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Sunday, Sep 15, 2019

Humour: Confirm or deny? Making friends in your 30s and 40s is harder than you think!

Post 20s, you start losing old friends to time, circumstance and ideology.

brunch Updated: Oct 21, 2018 18:50 IST
Rehana Munir
Rehana Munir
Hindustan Times
The latter-day friendship can be light and inventive, and it doesn’t have to go anywhere
The latter-day friendship can be light and inventive, and it doesn’t have to go anywhere(Photo Imaging: Parth Garg )
         

“When you’re in your 30s, it’s very hard to make a new friend. Whatever the group is that you’ve got now, that’s who you’re going with. You’re not interviewing, you’re not looking at any new people, you’re not interested in seeing any applications. They don’t know the places. They don’t know the food. They don’t know the activities.” So said Jerry Seinfeld in a 1992 episode of his iconic TV show. Now that I’m bewilderingly, lamentably part of this demographic myself, I wonder how far the comic’s words ring true. My first response is, “No! I’ve made plenty of new friends this decade.” But a wider look yields fascinating results.

The party ethic

(Note to self: Look up ‘fascinating’ in the dictionary.) Parties are great places to meet new people. To wear that long-neglected red scarf, test a joke, allow yourself a chip binge. But when you’re a 30 or 40-something, Wendy Cope’s astute words from Being Boring come to mind.

“I don’t go to parties. Well, what are they for,

If you don’t need to find a new lover?

You drink and you listen and drink a bit more

And you take the next day to recover.”

In my 20s, a punch bowl was a portal to heaven. These days I go into raptures over a nimbu pani spiked with rock salt. Hangovers have long lost their status as badges of honour. And I’m one of the sociable ones. I have friends who stand in corners, communing with their whisky glasses rather than any sentient being. Small talk between new acquaintances has petered down to microscopic exchanges. “Nice dip.” “Thanks.” “Chives?” “Yes.” “Oh.” The only real conversations take place between “primary” friends who’ve met way before hitting that age which is a seeming lakshman rekha for new friendships.

Phoney friends

It can get a bit sad, actually. You get WhatsApp messages from people you’ve met fleetingly, or not at all. You never thought the numbers you’d exchanged would ever come into use. And yet there’s that expectant “Hello!” one Wednesday afternoon trying to firm up a plan for Saturday. There’s nothing wrong with making the first move, but it’s getting harder to respond to these friendly missives. Is the effort worth it? is the question that troubles. You have your inner circle of “real” friends. And a nebulous outer circle of “occasional”, or “accessible” friends. To admit a new entrant is no small matter. “You’re not interviewing, you’re not looking at any new people, you’re not interested in seeing any applications,” Seinfeld repeats in your ear. You leave the message unanswered.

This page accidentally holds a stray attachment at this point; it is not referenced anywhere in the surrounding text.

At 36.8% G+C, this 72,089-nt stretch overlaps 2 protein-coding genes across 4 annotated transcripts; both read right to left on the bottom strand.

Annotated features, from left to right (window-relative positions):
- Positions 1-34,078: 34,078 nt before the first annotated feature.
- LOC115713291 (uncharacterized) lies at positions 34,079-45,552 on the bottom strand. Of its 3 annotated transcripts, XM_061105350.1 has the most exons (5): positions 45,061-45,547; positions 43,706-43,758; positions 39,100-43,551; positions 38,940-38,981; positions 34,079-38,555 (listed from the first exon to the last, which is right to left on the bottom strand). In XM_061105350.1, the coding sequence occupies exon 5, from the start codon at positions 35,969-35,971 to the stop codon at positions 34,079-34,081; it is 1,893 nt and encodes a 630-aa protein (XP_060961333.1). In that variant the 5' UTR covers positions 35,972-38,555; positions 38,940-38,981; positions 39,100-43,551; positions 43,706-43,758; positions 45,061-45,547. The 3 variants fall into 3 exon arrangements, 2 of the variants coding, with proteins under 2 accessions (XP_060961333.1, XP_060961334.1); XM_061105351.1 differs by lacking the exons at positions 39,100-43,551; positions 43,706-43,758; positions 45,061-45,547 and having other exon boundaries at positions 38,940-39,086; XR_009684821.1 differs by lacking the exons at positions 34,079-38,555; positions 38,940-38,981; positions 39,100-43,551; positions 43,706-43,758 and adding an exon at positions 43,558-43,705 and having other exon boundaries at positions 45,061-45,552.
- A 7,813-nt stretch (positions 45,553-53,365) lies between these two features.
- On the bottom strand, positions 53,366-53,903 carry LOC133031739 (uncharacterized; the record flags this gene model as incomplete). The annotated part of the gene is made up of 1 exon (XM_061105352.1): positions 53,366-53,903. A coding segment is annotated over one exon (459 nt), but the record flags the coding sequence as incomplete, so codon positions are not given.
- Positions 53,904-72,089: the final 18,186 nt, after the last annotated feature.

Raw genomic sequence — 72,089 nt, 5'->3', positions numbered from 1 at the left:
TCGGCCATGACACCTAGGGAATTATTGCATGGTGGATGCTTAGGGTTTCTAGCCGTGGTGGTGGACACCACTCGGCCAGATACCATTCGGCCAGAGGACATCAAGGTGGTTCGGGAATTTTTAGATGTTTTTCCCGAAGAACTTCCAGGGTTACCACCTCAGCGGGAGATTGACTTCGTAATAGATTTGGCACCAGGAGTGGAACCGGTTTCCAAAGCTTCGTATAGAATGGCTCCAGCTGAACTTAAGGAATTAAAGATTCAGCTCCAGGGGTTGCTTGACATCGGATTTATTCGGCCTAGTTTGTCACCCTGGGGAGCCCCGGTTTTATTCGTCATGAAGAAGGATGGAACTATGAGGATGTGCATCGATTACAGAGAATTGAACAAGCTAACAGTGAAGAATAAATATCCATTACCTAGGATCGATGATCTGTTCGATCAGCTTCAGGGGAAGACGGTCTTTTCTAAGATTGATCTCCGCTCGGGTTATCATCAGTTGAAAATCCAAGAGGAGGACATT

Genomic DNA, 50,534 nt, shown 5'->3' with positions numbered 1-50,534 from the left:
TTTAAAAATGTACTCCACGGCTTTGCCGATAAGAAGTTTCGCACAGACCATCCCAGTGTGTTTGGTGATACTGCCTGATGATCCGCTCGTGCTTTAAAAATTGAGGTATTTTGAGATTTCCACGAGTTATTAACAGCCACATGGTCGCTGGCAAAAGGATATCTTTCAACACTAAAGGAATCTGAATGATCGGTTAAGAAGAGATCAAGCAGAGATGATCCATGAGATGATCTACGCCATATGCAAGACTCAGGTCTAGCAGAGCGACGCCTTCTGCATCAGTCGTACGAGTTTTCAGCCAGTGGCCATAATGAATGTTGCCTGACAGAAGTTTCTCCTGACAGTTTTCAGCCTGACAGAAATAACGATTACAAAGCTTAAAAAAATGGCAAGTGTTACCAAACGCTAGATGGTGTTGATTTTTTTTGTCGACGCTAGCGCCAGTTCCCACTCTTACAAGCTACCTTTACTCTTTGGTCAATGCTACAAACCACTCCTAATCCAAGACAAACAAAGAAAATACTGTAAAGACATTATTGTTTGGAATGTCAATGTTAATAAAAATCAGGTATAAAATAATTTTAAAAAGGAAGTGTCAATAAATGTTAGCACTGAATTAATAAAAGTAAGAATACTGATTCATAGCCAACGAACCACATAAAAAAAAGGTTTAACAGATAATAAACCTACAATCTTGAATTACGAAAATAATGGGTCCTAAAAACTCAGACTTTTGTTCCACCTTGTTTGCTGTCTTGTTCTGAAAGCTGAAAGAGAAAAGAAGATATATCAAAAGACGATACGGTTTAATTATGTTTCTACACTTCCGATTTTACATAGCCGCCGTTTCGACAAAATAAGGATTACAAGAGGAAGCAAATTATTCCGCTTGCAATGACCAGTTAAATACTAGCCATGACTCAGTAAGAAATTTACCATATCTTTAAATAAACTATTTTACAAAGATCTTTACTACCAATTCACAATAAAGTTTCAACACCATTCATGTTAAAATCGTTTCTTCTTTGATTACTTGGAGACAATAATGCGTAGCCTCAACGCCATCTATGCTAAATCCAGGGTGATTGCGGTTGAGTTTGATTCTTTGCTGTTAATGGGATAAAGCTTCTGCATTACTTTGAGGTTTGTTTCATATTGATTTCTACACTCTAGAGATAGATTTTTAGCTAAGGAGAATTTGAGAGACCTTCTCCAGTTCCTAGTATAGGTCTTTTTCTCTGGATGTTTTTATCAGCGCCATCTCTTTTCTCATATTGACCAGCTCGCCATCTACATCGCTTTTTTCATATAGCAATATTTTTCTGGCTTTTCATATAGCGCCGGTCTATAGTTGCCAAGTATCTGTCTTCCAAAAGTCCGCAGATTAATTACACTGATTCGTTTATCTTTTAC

Unlike your all-knowing older friends, the newer ones don’t make tiresome claims rooted in the past

And it’s not just one-way traffic. While being courted by the friendly newcomer, you’re being ignored or sussed out by that would-be friend you’re chasing yourself. Facebook makes it even harder. You’re happy to issue the social-media permit, but it’s the conversion from virtual to real-world friend that’s the challenge. Worst of all? Meeting in life the person whose Facebook friend request you’ve studiously ignored for years.

Virtual upgrade

The odds are stacked against it, but it still happens, of course. That rare upgrade from Facebook to WhatsApp to keema pav and chai. Unlike your all-knowing older friends, these newer ones don’t make tiresome claims rooted in the past. You can’t be ragged about that college haircut. Or held up to unrepeatable standards. It can be light and inventive, the latter-day friendship. And it doesn’t have to go anywhere. The friendly contract is less binding. Big words like “loyalty”, “support” and “understanding” are not what maintain this relationship. “I’m outside your building, care to step out for a bhutta?” is more the mood of the moment.

One unfortunate fallout of the post-20s decades is you start losing old friends, to time, to circumstance or ideology. Some you dropped because it became too laboured. Some dropped you because they didn’t want to discuss funeral rites, or Schopenhauer, as much as you thought they did. (You know who you are.) Thankfully, there’s the prospect of new acquaintances, fresh possibilities. It can be strangely liberating that “they don’t know the activities.”

From HT Brunch, October 21, 2018

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First Published: Oct 20, 2018 23:44 IST